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Researchers Report Progress in Combating Alzheimer

While there is still a long way to go before Alzheimer's disease is cured, researchers say they have made major strides in treating the degenerative illness. Some of these developments raise hope for a cure, while others improve the quality of life of Alzheimer patients.

In what is being hailed as a major development, researchers attending an American Academy of Neurology conference meeting recently reported news of the first drug ever to slow the progression of Alzheimer's.

Researchers at Mayo Clinic in Rochester, Minnesota unveiled data showing that a drug, known commercially as Aricept, delays by about a year the symptoms of Alzheimer's in people who are at risk. Aricept is mostly used to improve memory in those who already have the disease.

The study, involving more than 750 older people with mild cognitive impairment, compared Aricept to vitamin E. Vitamin E was shown to have no benefit.

Neurologist Thomas Wisiewski, a neurologist at New York University School of Medicine said, "so, if a drug is working in early Alzheimer's disease, then you might expect that it would work in these pre-symptomatic stages of Alzheimer's disease pathology. However, in this clinical trial, this is the first time that this has been shown to be true."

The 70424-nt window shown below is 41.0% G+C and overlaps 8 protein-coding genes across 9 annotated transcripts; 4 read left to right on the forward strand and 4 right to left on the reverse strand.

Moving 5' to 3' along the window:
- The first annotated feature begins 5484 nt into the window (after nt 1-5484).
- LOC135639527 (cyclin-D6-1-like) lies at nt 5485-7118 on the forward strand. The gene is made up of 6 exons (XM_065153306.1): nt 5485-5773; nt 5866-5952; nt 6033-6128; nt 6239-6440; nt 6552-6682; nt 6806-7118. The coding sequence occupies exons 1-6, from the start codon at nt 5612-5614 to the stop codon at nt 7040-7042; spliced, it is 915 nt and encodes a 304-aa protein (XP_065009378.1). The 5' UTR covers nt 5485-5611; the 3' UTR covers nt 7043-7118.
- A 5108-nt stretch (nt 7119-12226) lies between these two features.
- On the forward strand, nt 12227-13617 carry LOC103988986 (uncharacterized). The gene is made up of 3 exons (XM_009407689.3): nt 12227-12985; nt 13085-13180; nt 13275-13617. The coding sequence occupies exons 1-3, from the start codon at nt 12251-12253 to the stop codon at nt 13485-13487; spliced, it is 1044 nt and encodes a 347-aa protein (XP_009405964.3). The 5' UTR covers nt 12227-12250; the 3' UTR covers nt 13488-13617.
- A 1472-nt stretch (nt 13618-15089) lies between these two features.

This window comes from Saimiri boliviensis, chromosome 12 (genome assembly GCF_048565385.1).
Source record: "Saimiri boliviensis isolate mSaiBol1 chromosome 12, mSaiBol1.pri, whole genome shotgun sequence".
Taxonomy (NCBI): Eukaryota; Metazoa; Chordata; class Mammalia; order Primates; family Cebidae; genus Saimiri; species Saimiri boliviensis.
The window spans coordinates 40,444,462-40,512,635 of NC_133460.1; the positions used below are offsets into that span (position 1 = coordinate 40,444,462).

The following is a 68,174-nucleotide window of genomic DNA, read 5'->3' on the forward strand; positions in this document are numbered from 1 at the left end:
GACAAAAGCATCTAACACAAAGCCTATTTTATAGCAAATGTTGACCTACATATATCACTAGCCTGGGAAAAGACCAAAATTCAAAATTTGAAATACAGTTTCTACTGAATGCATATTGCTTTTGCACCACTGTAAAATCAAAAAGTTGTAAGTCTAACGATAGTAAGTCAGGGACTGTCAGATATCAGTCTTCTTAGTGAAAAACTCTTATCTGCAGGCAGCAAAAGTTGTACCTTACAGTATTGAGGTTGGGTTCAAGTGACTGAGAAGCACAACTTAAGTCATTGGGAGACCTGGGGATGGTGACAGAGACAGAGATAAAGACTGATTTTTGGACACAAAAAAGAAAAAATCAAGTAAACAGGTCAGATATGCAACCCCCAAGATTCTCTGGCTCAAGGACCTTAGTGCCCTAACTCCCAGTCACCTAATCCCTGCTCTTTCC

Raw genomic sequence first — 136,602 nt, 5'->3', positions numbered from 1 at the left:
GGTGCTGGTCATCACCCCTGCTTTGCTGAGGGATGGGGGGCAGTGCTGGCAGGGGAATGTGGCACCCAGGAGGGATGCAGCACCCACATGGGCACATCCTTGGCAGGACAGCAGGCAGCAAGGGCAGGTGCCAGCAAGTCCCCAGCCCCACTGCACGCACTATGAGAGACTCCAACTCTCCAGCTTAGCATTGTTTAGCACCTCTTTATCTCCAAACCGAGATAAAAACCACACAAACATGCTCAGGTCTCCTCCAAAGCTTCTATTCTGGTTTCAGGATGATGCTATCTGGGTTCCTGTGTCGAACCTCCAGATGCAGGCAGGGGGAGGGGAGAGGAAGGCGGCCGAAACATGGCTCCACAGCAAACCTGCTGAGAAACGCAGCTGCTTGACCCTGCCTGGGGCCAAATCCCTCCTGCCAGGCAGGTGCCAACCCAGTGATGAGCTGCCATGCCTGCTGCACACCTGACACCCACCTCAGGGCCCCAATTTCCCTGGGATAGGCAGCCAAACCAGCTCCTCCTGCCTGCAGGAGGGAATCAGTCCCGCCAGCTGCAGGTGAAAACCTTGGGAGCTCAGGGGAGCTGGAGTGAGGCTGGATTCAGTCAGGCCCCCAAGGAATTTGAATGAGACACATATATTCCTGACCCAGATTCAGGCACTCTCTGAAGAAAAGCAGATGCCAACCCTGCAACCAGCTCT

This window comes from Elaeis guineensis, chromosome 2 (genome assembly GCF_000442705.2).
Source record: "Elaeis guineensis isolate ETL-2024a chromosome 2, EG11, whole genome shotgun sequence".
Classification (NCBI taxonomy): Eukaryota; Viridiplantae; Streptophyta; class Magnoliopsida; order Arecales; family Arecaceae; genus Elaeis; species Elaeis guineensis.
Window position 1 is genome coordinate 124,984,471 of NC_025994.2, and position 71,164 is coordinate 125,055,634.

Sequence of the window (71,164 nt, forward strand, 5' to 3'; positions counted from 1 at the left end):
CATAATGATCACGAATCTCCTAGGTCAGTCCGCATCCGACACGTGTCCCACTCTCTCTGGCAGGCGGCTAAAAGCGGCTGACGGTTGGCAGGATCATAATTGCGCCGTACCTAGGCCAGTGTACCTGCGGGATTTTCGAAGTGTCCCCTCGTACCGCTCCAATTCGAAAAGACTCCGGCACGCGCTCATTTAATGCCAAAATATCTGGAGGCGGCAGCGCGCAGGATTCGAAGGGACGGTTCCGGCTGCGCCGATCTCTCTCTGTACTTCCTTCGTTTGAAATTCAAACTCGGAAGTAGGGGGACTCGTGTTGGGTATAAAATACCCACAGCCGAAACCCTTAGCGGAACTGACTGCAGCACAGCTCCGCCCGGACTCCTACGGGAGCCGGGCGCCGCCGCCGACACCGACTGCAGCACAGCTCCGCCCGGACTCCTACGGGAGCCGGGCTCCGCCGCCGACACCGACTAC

Alzheimer's disease is a neuro-degenerative disorder primarily of the elderly. It is caused by the accumulation in the brain of the protein beta-amyloid, whose job normally is to get rid of waste products. Instead, excess beta-amyloid leads to plaques and tangles that rob sufferers of their memory and, eventually, ability to function.

Researchers may have found a way to siphon off beta-amyloid. Studies have shown that immune system antibodies, that help destroy germs and abnormal cells, can respond the same way to the Alzheimer's protein.

At the neurology conference, researchers from Weill Cornell Medical Center in New York described infusing eight Alzheimer's participants with antibodies that recognized and killed beta-amyloid proteins.

After six months of treatment, the scientists tested learning and memory functions, and six of the participants showed improvement. A seventh patient did not get worse.

Study lead author Marc Weksler cautions it is too soon to say whether the therapy is effective and safe. "It is reassuring and encouraging that there are no signs of toxicity in these limited number of patients, suggesting that this type of approach is not only effective and safe, but obviously further studies need to be done in larger numbers of patients before we can be comfortable approach and know that it can really be recommended in larger numbers of patients," he said.

Dr. Weksler said it's an exciting time in the field of Alzheimer's research. "There is lots of different therapies which are being developed, and almost certainly some of them will be effective and go into wider clinical practice, probably on a time frame of five to ten years from now," he said.

The study on Aricept was published in the New England Journal of Medicine.